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What Is The Difference Between Autophobia & Loneliness?

Lonely individual on a park bench

Autophobia is an anxiety disorder that is triggered by the idea and experience of spending time alone.

Like other anxiety disorders, autophobia may lead to some physical, as well as psychological, symptoms. Autophobia can be distressing to experience and may have a negative impact on a person’s life if left untreated.

People with autophobia do not necessarily have to be physically alone to experience symptoms. Autophobia is a type of specific phobia.  A specific phobia is a type of anxiety disorder that involves a persistent, irrational, and excessive fear of a particular object or situation.

A specific phobia leads to a person avoiding the thing they are afraid of or experiencing intense anxiety if they are forced to endure it. For a person diagnosed with autophobia, the idea and experience of spending time by themselves may cause severe anxiety.

Autophobia is not the same as feeling lonely. Many people experience loneliness when they do not have enough social interaction or lack meaningful relationships. Some people may even feel lonely when they are in a room with other people.

Feeling sad for these reasons is quite rational and different from experiencing autophobia. Autophobia is an irrational, severe anxiety, triggered by the idea of time spent alone or being without a specific person who affects a person’s ability to carry out daily activities.

Symptoms of Autophobia

Autophobia can lead a person to feel very anxious at the prospect of spending specific periods time on their own or without another person.  Another symptom may be that they fear their loved ones are going to abandon them and they will become isolated.  

However, if this is the only symptom a person experiences, it is possible that separation anxiety disorder may be the cause.  Sometimes people with autophobia may feel isolated or alone even when they are in a group, as they feel disconnected from the people around them.

When left alone, people experiencing autophobia might feel:

  • a sense of impending doom
  • like they are unsafe
  • overwhelmed by anxiety
  • like they can’t breathe
  • like they might faint
  • like they can’t think clearly
  • compelled to flee or find company

Experiencing autophobia can lead to the following behaviors:

  • going to extreme lengths to avoid being alone
  • trying to find company as soon as possible when alone
  • not wanting people to leave even when this is impractical
  • a lack of independence in relationships

The symptoms and behaviors related to autophobia often put pressure on personal relationships.  I actually see and treat this phobia quite frequently and nearly every client has interpersonal strife, angst and out of proportion emotional responses.

Causes and Related Conditions

The prospect of time spent alone, even in a seemingly safe and familiar environment such as their own home, can trigger extreme anxiety for a person with autophobia.

Autophobia is a fear-based mental health condition. It is not based on any actual threat or risk.

People experiencing autophobia may realize the way they feel is irrational, but this does not mean they can control their symptoms.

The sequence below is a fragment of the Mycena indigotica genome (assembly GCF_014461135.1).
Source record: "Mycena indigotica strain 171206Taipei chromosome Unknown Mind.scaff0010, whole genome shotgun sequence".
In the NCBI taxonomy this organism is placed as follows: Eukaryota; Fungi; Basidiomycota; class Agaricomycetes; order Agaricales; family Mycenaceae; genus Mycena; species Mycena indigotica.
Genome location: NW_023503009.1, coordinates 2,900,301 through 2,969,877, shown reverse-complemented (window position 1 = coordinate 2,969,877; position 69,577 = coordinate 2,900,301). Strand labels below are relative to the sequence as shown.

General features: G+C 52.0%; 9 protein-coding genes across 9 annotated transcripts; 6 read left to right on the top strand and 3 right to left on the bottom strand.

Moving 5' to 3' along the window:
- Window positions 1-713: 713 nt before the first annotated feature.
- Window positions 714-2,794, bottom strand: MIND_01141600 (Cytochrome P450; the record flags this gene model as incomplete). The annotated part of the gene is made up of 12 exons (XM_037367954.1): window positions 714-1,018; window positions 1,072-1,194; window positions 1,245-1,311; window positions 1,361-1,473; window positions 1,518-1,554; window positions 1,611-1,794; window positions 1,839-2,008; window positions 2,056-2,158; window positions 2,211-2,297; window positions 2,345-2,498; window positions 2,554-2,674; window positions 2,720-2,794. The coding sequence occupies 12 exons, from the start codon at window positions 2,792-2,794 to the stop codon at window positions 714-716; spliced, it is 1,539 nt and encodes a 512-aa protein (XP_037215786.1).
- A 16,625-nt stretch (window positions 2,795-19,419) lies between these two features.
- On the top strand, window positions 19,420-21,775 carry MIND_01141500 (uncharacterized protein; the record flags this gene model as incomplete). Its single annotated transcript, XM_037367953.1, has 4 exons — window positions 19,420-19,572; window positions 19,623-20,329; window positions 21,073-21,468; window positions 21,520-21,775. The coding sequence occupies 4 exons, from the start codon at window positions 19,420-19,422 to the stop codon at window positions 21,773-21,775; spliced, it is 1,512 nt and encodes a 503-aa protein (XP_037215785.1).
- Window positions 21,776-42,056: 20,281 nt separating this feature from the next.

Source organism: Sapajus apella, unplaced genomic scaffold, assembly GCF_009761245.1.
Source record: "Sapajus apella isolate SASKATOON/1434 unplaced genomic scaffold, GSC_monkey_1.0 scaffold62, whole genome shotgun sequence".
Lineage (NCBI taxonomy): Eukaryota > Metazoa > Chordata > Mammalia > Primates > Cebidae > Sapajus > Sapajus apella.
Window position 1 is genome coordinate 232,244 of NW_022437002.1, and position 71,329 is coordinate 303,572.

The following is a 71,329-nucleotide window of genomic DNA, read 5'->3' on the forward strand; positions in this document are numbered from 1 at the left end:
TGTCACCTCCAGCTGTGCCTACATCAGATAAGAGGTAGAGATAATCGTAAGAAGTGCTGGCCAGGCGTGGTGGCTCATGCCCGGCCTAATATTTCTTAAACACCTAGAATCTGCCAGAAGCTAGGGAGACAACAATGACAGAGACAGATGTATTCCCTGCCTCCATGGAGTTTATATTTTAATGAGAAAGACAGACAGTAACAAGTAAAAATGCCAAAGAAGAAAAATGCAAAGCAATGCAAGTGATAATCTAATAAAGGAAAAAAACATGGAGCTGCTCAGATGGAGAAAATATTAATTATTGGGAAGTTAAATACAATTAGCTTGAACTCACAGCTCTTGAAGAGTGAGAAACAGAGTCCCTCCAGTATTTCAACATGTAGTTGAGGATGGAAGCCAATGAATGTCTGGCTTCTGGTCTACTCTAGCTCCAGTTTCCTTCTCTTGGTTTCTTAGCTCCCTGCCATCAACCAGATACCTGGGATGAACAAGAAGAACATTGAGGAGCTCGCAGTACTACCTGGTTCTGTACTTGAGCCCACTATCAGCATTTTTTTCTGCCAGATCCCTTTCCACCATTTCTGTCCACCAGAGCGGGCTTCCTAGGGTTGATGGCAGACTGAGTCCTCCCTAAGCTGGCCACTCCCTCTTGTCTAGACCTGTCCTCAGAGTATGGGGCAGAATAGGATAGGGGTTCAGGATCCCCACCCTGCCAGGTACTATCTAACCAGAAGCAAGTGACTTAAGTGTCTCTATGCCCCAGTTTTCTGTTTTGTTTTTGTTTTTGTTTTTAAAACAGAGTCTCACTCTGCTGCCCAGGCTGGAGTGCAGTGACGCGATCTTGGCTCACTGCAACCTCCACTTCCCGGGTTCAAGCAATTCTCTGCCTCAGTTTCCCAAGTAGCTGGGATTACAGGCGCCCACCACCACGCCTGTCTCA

The cause of autophobia is unknown. It may relate to experiences in childhood that create a fear of abandonment, but there is no research available to support this.

Examples include the death of a parent or parents getting divorced.  Autophobia may develop as a result of other anxiety disorders. For example, a person who experiences panic attacks may develop a fear of having one while they are on their own with nobody around to help. This could lead to a fear of being alone.

When treated with neuro-plastic modification, most people can manage their autophobia well, and the outlook for people who have the disorder is quite positive.

If a person experiencing autophobia speaks to a doctor, such as myself, and engages with the proper treatment, then their condition is more than likely to improve. With the right treatment plan in place, over time I have seen nearly all the anxiety my client’s experience when left alone, reduce significantly, or go away entirely.  This is NEUROPLASTICITY at work!!!

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Dr. Sydney Ceruto

A Pioneer in Neuroscience-Based Coaching

As the founder of MindLAB Neuroscience, Dr. Sydney Ceruto has been a leading force in integrating neuroscience into coaching and counseling for over two decades. With three master's degrees in psychology and two PhDs in behavioral and cognitive neuroscience, she is widely considered a top expert in her field.

Harnessing the power of neuroscience-based coaching, Dr. Ceruto's innovative approach focuses on neuroscience, neuroplasticity, and neural pathway rewiring to foster lasting positive change in mental health.

Dr. Ceruto holds esteemed memberships in the Forbes Executive Council, Positive Performance Alliance, Wharton Executive Education Program, the International Society of Female Professionals, and executive writing positions for Alternatives Watch, Brainz Magazine, and TED: Ideas Worth Spreading.

Dr. Ceruto's accomplishments include:

  • The 2022 CREA Award.
  • A lead research position at NYU Steinhardt.
  • Volunteer work with Covenant House and the National Alliance for Mental Health (NAMI).

Her science-backed method of Neural Rewiring has successfully guided thousands of clients toward happier, more productive, and more resilient lives.